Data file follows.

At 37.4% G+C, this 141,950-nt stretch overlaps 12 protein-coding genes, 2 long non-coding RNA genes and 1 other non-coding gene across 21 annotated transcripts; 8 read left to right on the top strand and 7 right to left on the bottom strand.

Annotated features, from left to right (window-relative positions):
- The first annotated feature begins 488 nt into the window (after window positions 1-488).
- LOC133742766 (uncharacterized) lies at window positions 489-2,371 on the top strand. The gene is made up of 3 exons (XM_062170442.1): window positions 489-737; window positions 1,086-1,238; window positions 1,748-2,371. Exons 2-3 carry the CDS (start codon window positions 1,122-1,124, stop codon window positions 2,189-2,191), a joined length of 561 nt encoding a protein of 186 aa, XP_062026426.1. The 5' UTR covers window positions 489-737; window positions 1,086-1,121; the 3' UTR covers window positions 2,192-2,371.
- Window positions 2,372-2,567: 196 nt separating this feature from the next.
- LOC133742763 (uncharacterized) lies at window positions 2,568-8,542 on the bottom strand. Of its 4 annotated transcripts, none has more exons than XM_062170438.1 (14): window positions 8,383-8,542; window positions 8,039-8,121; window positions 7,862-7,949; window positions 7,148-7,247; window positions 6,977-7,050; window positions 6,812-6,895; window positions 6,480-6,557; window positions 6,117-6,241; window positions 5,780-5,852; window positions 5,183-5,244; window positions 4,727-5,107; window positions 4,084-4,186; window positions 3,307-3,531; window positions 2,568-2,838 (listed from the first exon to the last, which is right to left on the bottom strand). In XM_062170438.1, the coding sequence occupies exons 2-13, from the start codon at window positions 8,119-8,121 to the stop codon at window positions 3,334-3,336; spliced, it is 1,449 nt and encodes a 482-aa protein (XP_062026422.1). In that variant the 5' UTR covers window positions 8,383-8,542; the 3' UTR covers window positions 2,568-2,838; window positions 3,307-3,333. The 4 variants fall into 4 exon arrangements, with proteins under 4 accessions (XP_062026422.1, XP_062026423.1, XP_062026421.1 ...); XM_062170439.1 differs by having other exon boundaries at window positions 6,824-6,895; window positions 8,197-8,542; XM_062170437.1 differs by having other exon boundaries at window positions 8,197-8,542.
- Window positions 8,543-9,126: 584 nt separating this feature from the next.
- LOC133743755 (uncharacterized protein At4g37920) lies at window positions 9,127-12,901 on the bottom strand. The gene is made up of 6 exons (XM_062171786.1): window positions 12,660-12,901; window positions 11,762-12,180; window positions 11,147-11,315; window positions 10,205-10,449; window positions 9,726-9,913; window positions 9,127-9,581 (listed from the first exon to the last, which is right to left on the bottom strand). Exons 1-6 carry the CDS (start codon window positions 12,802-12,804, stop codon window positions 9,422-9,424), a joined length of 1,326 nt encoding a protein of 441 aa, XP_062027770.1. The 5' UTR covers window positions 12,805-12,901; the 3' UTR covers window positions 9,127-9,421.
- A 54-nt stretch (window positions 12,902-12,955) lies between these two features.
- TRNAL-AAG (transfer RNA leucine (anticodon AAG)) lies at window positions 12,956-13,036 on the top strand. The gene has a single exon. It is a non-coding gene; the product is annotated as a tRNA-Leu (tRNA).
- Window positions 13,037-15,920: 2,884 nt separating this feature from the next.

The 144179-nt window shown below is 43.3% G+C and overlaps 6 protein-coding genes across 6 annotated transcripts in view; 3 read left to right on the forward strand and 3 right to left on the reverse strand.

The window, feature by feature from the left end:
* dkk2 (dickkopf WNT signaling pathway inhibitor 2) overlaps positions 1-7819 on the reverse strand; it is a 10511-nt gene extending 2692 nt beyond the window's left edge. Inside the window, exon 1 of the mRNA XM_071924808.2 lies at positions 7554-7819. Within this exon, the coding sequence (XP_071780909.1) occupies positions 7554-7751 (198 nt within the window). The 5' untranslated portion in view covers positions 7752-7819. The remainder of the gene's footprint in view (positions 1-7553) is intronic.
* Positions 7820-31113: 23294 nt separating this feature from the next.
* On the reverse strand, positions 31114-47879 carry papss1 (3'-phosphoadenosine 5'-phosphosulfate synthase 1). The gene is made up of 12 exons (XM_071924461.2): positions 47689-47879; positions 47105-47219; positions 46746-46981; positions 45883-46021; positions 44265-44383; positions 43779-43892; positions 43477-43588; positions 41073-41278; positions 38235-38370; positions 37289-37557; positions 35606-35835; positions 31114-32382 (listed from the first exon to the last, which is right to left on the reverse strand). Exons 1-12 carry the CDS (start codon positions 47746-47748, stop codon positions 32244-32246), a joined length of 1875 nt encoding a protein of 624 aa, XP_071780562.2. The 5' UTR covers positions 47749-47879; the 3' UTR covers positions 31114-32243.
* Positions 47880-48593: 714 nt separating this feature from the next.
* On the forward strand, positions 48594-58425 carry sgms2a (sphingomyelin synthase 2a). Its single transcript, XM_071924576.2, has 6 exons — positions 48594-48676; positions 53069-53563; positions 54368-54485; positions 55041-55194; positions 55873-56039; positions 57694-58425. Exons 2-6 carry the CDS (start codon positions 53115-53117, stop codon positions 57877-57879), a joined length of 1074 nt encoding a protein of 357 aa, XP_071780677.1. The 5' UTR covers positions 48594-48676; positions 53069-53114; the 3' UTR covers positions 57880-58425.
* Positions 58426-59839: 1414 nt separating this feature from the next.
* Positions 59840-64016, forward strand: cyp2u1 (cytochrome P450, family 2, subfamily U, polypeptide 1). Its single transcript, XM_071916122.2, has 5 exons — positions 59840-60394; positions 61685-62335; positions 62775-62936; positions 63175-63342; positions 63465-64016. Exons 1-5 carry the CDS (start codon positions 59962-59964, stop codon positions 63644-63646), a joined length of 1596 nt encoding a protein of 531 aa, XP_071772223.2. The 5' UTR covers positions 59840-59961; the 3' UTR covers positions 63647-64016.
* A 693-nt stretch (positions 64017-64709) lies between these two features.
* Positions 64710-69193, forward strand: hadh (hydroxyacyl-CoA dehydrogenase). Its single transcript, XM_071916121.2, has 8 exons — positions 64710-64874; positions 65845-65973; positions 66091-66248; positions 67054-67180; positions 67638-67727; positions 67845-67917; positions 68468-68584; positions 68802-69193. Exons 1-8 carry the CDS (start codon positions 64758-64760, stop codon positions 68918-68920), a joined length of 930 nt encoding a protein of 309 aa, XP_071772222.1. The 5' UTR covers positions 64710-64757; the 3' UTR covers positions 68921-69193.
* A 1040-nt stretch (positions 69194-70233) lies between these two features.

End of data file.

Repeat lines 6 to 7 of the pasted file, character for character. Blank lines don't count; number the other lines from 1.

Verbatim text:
- LOC133742763 (uncharacterized) lies at window positions 2,568-8,542 on the bottom strand. Of its 4 annotated transcripts, none has more exons than XM_062170438.1 (14): window positions 8,383-8,542; window positions 8,039-8,121; window positions 7,862-7,949; window positions 7,148-7,247; window positions 6,977-7,050; window positions 6,812-6,895; window positions 6,480-6,557; window positions 6,117-6,241; window positions 5,780-5,852; window positions 5,183-5,244; window positions 4,727-5,107; window positions 4,084-4,186; window positions 3,307-3,531; window positions 2,568-2,838 (listed from the first exon to the last, which is right to left on the bottom strand). In XM_062170438.1, the coding sequence occupies exons 2-13, from the start codon at window positions 8,119-8,121 to the stop codon at window positions 3,334-3,336; spliced, it is 1,449 nt and encodes a 482-aa protein (XP_062026422.1). In that variant the 5' UTR covers window positions 8,383-8,542; the 3' UTR covers window positions 2,568-2,838; window positions 3,307-3,333. The 4 variants fall into 4 exon arrangements, with proteins under 4 accessions (XP_062026422.1, XP_062026423.1, XP_062026421.1 ...); XM_062170439.1 differs by having other exon boundaries at window positions 6,824-6,895; window positions 8,197-8,542; XM_062170437.1 differs by having other exon boundaries at window positions 8,197-8,542.
- Window positions 8,543-9,126: 584 nt separating this feature from the next.